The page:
Minimum Net Worth Policy Change
We all have to maintain a minimum net worth in our stores on a monthly basis. For some stores the minimum is $10,000 under the grandfather clause of the contract, while other stores have a minimum of $15,000 as per the Store Franchise Agreement. Many factors come into play when trying to keep our monthly net worth above the minimum, but a store’s financial performance during any given month is the most essential—a bad month or a bad audit can drag net worth below the equity level. An error by Accounting or even a pending credit not cleared before publication of monthly financials can also affect it negatively.
The agreement clearly states, “You agree to maintain at all times during the term of this agreement a Minimum Net worth of at least fifteen thousand dollars. If you operate more than one franchised store, you agree that we may transfer Net Worth in excess of the Minimum Net worth in one of your stores to another of your stores which has a net worth below the Minimum Net Worth, or directly to us if the other store’s franchise agreement is terminated or expires and there was an unpaid balance in the Open Account at the time of termination or expiration.”
Franchisees work very hard to fulfill the terms of the agreement, and we try our best to keep the performance of our stores profitable. However, sometimes our financial outcome may be negative due to unavoidable circumstances like slow months, which hits our bottom lines and makes our stores fall below equity. This is especially true in low volume stores, which have a difficult time maintaining financial gains. In these cases, the old policy allowed franchisees to deposit the required money to bring the store above the minimum equity level within five business days of the store’s monthly financials being published (although, in some instances an LON would be issued even if the money was deposited in time).
SEI changed this policy a few months back, and now franchisees must deposit the required amount to stay above equity before the 15th of every month or make arrangements with SEI to pay the amount, the terms of which must be agreed upon by both parties. If a franchisee fails to pay the amount by the 15th of the month or does not make an arrangement, a notice of Material Breach is automatically generated and served, subject to the franchisee’s right to cure during three business days. It falls upon your Market Manager to serve that breach legally or hold onto it until you deposit the money. In some cases the breach notice is posted via e-mail through the store ISP, which of course is not legal.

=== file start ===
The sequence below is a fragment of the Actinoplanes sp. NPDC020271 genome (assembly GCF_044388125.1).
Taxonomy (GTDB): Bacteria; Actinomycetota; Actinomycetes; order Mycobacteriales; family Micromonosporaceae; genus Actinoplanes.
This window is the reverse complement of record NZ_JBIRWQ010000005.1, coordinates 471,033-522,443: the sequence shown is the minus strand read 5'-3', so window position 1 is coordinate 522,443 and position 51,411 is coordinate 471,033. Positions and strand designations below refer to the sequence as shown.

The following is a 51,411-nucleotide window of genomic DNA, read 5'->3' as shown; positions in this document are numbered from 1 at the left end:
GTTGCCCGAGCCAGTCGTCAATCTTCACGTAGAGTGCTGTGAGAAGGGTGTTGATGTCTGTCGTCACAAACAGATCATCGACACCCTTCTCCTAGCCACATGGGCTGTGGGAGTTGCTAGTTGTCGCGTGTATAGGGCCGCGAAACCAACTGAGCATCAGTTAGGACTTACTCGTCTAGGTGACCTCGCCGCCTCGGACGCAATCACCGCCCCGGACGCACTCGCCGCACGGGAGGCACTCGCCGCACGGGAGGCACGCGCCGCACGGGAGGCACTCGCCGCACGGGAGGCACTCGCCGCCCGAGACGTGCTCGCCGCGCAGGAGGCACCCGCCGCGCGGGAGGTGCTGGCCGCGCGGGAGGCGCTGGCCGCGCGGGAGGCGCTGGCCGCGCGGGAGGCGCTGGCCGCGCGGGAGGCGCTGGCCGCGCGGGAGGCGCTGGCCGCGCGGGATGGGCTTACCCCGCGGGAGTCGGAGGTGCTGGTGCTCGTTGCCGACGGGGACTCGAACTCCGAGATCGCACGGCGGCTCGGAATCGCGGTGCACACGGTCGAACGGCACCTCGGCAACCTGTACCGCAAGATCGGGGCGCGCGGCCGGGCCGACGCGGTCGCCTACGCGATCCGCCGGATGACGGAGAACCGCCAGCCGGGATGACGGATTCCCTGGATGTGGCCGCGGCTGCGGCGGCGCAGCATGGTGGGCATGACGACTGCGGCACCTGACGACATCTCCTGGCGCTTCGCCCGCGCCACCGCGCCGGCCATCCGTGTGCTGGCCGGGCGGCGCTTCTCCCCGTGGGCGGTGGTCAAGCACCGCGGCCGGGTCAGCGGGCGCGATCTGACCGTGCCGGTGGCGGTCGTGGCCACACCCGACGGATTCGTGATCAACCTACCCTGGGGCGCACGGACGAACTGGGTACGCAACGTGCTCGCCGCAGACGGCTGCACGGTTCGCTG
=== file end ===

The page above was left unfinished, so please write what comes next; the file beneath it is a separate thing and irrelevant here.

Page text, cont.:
In the part of the agreement titled Termination: Paragraph (8)—Curing Breaches: Multiple Defaults, the second paragraph states, “If you have been served with three (3) separate notices of any Material Breach within the two (2) years before a fourth (4th) Material Breach, we may terminate this agreement immediately upon notice to you of the fourth (4th) Material Breach in such two (2) year period without any opportunity to cure, whether or not such Material Breaches are of the same or different nature and whether or not such Material Breaches have been cured by you after notice by us. Following the fifth (5th) anniversary of our notice to you of any Material Breach, such Material Breach will not be used as a basis for termination under this paragraph 26(b), provided that such Material Breach has been cured.”
It has always been a challenge to run a twenty-four hour business, and today it is even more challenging given the soft economy and declining number of customers. All of this affects our business, and low volume stores are an easy prey to fall below equity. Please make sure that you always try your best to keep a cushion of a few thousand dollars in your Minimum Net Worth account. Check your monthly financials and try to deposit the money before the 15th or make the appropriate arrangements with the SEI team—in some cases a phone call to your Market Manager may save you a breach.
On the other hand, our franchisor is well aware of all the circumstances and hardships faced by 7-Eleven storeowners in this economy, so a phone call by the Business Consultant to remind a franchisee to deposit the money in time would be seen as a friendly gesture. It is not the right approach at all to issue a Material Breach and put it on a store’s record for falling below equity for a small amount of $100 or $200. A store’s history of paying equity on time should be kept in mind before the issuance of a Material Breach, as LONs and breaches are not the only solutions.